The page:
Maintaining a round topline is also important, although usually when the horse works in-hand and wears side reins, he remains nicely round. Not having to carry the weight of the rider makes the piaffe work much easier for the horse, which is one of the benefits of in-hand work.

Straightness and regularity are important aspects of schooling piaffe. It may be necessary to shorten the outside side rein to prevent the horse from becoming crooked by falling out on that shoulder. Sometimes during this work, horses will lift one hind leg higher than the other or bring one leg farther forward. Switching directions as necessary when working the horse in-hand usually solves these problems.

Gradually, the horse can be asked for shorter steps, although even in Grand Prix competition, moving a hoof’s breath forward is allowed. If the horse begins to lose activity, it’s a good correction to trot him a few steps forward (but it’s challenging to run backward alongside him). If the horse wants to go too forward, it helps to alternate a few steps back and then go forward again into the half steps.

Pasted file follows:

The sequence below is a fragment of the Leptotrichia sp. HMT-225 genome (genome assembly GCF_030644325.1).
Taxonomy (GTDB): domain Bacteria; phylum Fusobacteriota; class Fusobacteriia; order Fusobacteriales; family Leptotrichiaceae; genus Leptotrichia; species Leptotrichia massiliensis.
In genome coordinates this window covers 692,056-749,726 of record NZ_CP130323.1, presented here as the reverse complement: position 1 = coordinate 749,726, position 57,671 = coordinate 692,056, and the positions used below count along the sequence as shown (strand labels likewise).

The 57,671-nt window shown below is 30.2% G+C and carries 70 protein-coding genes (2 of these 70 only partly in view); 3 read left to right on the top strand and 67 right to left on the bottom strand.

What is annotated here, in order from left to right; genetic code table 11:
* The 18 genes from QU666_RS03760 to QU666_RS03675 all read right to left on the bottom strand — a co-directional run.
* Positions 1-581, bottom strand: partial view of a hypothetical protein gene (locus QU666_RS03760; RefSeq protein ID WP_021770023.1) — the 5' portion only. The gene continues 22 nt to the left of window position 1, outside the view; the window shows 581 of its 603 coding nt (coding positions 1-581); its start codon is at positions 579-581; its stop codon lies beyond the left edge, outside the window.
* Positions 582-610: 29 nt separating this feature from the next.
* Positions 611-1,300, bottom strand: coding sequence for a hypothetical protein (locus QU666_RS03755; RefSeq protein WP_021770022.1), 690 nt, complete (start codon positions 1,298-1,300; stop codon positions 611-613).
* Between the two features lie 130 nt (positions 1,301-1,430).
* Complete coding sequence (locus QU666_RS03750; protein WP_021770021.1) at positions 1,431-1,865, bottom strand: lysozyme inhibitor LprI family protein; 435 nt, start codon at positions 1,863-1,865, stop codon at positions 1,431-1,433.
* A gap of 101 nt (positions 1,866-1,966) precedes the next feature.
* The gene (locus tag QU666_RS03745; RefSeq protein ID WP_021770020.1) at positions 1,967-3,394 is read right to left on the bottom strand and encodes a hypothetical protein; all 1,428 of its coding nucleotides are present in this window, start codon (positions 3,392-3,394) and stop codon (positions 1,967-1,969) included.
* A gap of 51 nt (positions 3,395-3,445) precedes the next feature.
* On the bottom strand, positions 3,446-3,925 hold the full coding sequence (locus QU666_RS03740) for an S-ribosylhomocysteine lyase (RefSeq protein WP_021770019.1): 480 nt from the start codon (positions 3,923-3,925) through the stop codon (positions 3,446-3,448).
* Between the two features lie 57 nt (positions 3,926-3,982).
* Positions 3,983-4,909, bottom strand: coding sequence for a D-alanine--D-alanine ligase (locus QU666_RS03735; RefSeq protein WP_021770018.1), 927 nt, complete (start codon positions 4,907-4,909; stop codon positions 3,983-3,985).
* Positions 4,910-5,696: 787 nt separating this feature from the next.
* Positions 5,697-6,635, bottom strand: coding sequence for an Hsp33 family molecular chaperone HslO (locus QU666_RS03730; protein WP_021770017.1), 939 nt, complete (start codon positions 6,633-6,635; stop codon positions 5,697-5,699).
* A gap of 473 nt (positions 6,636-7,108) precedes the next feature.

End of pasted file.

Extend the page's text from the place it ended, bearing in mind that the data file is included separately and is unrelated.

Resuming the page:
Finally, when the horse performs a reliable, correct piaffe in-hand, a rider can be added. At first, the rider just sits on the horse while the handler continues the work in-hand. This is our topic for next month.

Thanks to Laura Romfh for outfitting Hilda and Kim for this article from her collection at English Riding Supply (romfh.com).


Hilda Gurney is an FEI “I” dressage judge and two-time Olympian. She won a bronze medal in 1976, riding her Thoroughbred, Keen, and she was inducted into the U.S. Dressage Federation Hall of Fame in 2007. A respected judge and clinician, she breeds horses, trains and teaches in Moorpark, California.